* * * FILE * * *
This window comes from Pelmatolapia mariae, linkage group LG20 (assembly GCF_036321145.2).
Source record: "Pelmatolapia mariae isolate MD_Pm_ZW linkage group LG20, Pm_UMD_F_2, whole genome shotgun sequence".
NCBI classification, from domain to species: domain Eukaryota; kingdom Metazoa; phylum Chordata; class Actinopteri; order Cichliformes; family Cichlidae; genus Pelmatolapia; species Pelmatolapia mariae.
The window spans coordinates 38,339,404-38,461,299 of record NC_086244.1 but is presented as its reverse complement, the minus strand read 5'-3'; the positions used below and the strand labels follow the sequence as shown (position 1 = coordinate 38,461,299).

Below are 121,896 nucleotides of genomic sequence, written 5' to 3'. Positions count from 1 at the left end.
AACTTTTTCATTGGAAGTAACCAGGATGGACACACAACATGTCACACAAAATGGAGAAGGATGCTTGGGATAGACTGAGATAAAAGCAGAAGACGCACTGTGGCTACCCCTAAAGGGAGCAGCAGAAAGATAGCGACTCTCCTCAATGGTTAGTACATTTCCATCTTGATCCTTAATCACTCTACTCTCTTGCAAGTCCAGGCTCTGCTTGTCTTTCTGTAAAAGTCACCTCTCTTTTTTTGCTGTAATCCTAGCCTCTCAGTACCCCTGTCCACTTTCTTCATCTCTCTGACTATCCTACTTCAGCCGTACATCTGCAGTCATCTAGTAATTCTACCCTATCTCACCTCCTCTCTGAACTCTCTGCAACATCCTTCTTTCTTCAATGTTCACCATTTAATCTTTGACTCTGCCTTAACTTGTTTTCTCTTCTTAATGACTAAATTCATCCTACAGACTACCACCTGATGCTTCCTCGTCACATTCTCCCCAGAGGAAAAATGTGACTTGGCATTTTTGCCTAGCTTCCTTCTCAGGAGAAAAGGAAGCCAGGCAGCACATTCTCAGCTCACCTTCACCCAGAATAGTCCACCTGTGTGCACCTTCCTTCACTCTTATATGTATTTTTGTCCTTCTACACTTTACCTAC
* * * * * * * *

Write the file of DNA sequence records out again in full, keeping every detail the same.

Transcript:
This window comes from Pelmatolapia mariae, linkage group LG20 (assembly GCF_036321145.2).
Source record: "Pelmatolapia mariae isolate MD_Pm_ZW linkage group LG20, Pm_UMD_F_2, whole genome shotgun sequence".
NCBI classification, from domain to species: domain Eukaryota; kingdom Metazoa; phylum Chordata; class Actinopteri; order Cichliformes; family Cichlidae; genus Pelmatolapia; species Pelmatolapia mariae.
The window spans coordinates 38,339,404-38,461,299 of record NC_086244.1 but is presented as its reverse complement, the minus strand read 5'-3'; the positions used below and the strand labels follow the sequence as shown (position 1 = coordinate 38,461,299).

Below are 121,896 nucleotides of genomic sequence, written 5' to 3'. Positions count from 1 at the left end.
AACTTTTTCATTGGAAGTAACCAGGATGGACACACAACATGTCACACAAAATGGAGAAGGATGCTTGGGATAGACTGAGATAAAAGCAGAAGACGCACTGTGGCTACCCCTAAAGGGAGCAGCAGAAAGATAGCGACTCTCCTCAATGGTTAGTACATTTCCATCTTGATCCTTAATCACTCTACTCTCTTGCAAGTCCAGGCTCTGCTTGTCTTTCTGTAAAAGTCACCTCTCTTTTTTTGCTGTAATCCTAGCCTCTCAGTACCCCTGTCCACTTTCTTCATCTCTCTGACTATCCTACTTCAGCCGTACATCTGCAGTCATCTAGTAATTCTACCCTATCTCACCTCCTCTCTGAACTCTCTGCAACATCCTTCTTTCTTCAATGTTCACCATTTAATCTTTGACTCTGCCTTAACTTGTTTTCTCTTCTTAATGACTAAATTCATCCTACAGACTACCACCTGATGCTTCCTCGTCACATTCTCCCCAGAGGAAAAATGTGACTTGGCATTTTTGCCTAGCTTCCTTCTCAGGAGAAAAGGAAGCCAGGCAGCACATTCTCAGCTCACCTTCACCCAGAATAGTCCACCTGTGTGCACCTTCCTTCACTCTTATATGTATTTTTGTCCTTCTACACTTTACCTAC